Port driver memory free

Raimo Niskanen <>
Fri Mar 18 09:00:06 CET 2005


1. No, driver_free is used in list mode; directly after the result list
   has been created. In binary mode the binary is not freed, it is 
   passed to the receiving process and will be properly freed once the
   garbage collector finds it is not used anymore.
2. I guess the manual is unclear or even wrong. Like for plain result
   buffer you cannot free until after you have returned, which is
   impossible, so therefore, conceptually, the emulator frees the
   result buffer - even when it is a binary. (I hope I do not have to
   eat this mail if that statement proves wrong) Generally, if you
   allocate a binary you will have to free it when you do not use
   it anymore, but in this special case of returning it as a result;
   if you want to hang on to it you will have to increment its
   refcount before you return. But _if_ you keep the binary after
   returning it - you can not change it because the emulator, compiler
   and all programmers assume that a term can not change value.
   As a special feature, from R10B, you can also return NULL instead of
   a binary, which will arrive as [] to the receiving erlang process
   which is handy when you do not want to return anything, and want
   to do it fast.



 writes:

> Hi Raimo,
> 
> Thanks for the detailed explaination. Still I have 2 questions.
> 
> 1. In PORT_CONTROL_FLAG_BINARY mode, control function should return a binary. So I usually 
> allocate a binary by calling driver_alloc_binary function. As per your explaination the emulater uses 
> driver_free to deallocate it. Will this create a problem? (allocate using driver_alloc_binary and 
> deallocate using driver_free)
> 
> 2. Erlang Maual says at page ERTS->driver_entry->control "Note that this binary must be freed".
> 
> - Eranga
> 
> 
> 
> Quoting Raimo Niskanen : > Quoting Raimo Niskanen :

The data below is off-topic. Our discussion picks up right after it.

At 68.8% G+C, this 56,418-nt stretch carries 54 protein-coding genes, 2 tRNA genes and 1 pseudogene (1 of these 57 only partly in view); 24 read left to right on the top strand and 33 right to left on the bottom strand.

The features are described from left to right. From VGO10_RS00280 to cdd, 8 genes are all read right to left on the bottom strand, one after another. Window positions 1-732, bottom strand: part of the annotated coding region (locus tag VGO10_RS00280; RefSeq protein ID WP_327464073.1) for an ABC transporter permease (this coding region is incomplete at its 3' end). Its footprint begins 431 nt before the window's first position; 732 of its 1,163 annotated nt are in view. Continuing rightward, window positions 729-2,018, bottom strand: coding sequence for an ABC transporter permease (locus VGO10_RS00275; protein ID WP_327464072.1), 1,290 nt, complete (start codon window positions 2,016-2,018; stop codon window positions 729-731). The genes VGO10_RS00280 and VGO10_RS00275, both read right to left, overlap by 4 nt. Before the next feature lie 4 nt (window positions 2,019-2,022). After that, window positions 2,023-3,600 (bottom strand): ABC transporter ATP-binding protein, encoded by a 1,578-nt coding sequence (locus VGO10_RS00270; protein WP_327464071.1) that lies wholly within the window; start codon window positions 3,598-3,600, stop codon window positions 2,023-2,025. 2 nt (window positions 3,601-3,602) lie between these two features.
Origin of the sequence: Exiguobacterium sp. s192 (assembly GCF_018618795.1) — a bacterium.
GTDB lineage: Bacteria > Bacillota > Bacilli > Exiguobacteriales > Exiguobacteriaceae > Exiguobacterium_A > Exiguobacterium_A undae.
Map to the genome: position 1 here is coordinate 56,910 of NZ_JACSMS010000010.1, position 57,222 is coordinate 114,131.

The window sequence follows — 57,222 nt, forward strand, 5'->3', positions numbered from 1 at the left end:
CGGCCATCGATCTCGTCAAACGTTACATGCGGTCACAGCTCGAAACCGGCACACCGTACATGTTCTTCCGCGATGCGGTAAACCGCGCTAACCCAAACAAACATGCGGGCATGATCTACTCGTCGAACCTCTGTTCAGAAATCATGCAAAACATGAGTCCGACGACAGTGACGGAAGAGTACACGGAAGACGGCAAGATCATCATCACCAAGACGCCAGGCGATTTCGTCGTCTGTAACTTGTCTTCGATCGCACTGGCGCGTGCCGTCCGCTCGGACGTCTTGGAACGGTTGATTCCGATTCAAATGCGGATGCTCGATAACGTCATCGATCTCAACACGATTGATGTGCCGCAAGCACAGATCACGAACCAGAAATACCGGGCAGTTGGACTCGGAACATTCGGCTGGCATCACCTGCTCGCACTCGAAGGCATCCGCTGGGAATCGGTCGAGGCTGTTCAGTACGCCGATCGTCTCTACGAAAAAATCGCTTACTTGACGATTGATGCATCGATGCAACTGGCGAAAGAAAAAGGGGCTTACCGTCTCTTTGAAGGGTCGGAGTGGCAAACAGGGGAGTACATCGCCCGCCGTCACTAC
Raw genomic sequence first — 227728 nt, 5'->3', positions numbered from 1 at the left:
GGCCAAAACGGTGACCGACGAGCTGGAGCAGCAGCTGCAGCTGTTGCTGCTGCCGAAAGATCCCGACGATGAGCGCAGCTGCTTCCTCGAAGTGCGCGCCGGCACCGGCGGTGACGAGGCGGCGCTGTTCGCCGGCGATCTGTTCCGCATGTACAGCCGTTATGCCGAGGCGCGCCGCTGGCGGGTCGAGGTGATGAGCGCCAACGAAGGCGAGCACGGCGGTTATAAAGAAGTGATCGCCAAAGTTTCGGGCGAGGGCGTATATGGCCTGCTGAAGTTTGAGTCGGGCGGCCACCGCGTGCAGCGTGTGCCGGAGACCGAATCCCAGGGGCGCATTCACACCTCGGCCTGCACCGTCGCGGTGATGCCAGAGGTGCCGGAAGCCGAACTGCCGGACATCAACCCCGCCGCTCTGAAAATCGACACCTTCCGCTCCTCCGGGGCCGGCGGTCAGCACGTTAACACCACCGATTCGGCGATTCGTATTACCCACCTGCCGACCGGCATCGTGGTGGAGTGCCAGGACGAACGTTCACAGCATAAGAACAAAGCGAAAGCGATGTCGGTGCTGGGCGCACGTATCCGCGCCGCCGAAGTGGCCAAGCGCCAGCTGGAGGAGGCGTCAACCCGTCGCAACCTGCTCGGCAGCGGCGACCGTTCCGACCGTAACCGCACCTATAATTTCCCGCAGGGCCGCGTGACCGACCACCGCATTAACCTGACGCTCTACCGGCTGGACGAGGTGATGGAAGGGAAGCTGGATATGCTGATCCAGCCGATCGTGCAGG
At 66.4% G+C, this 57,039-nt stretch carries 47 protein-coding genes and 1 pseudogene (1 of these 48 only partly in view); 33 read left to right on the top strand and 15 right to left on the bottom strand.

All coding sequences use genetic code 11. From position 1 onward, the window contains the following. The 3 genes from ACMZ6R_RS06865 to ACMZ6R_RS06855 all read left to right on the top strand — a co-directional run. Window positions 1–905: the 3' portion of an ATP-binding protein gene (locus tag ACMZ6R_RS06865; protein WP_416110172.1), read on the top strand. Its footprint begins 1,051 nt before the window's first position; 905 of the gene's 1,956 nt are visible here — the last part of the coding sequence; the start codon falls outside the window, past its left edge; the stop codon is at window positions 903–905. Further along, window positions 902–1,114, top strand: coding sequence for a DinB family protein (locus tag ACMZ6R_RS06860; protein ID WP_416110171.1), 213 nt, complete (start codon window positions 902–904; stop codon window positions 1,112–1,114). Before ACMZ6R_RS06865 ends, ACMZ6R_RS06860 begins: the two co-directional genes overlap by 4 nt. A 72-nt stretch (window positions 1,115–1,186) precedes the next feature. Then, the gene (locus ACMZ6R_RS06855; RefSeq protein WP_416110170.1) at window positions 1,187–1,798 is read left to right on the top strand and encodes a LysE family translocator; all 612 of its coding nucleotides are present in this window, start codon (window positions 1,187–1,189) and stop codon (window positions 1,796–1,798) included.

> 
> > The short answer is: do not free! 
> > 
> > To elaborate:
> > * In binary mode, you must return a binary:
> > ErlDrvBinary *binp = driver_alloc_binary(len);
> > /* Copy len bytes of data to to binp->orig_bytes */
> > *rbuf = (char *)binp;
> > return len;
> > The caller (the emulator) will increment the refcount and take care 
> > of deallocation when the binary is no longer used.
> > * In list mode, if the supplied result buffer is too small, you
> > should allocate a new result buffer using driver_alloc(size),
> > and the caller (the emulator) will free it it has fetched the
> > result from it. Otherwise just write the result in the supplied
> > result buffer. The emulator compares the returned buffer address
> > with the supplied buffer address to see if you return an allocated
> > buffer. So, if you set *rbuf, it _must_ be to something allocated 
> > with driver_alloc(size), because it _will_ be freed with 
> > driver_free(*rbuf). You can of course return an allocated buffer
> > for any size, also less than 64 bytes.
> > 
> > 
> > 
> >  (Casper) writes:
> > 
> > > Hi All,
> > > 
> > > There are 2 parameters, **rbuf and rlen in Port Driver entry \"control. In
> > > PORT_CONTROL_FLAG_BINARY mode, I should pass a driver_binary in **rbuf.
> > > Usually rlen is 64, which mean **rbuf has 64 bytes, if I need to use that
> > > without creating a new ErlDrvBinary. My questions are,
> > > 
> > > 1. If my final ErlDrvBinary size is < 64 bytes and I use **rbuf without
> > > allocating a new ErlDrvBinary, should I still call driver_free_binary or
> > > driver_free to free that **rbuf memory before \"control\" function returns?
> > > 
> > > 2. If my final ErlDrvBinary size is > 64 bytes and I allocate a new
> > > driver_binary and assign to **rbuf, what will happen to the previous 64
> > > buffer which was in **rbuf? Will the port or erlang garbage collecter free
> > > that? Or do I need to free it inside the \"control\" function by calling
> > > driver_free_binary or driver_free?
> > > 
> > > 3. I (2) above, what will be the case if I use driver_realloc or
> > > driver_realloc_binary? Will the previous 64 byes get released?
> > > 
> > > 4. I (2) above, I still need to call driver_free_binary to free the newly
> > > created driver_binary inside \"control\" function, correct?
> > > 
> > > 5. If I call \"set_port_control_flags(dd->port, 0)\" to set the port output
> > to
> > > non-binary, do I need to free or clear the non-used space of **rbuf?
> > > 
> > > 6. In above cased which free function, driver_free_binary or driver_free
> > and
> > > which allocation function, driver_alloc, driver_alloc_binary,
> > > driver_realloc, driver_realloc_binary should I use?
> > > 
> > > Thanks in advance!
> > > - Eranga
> > > 
> > > 
> > 
> > -- 
> > 
> > / Raimo Niskanen, Erlang/OTP, Ericsson AB
> > 
> 
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> 

-- 

/ Raimo Niskanen, Erlang/OTP, Ericsson AB



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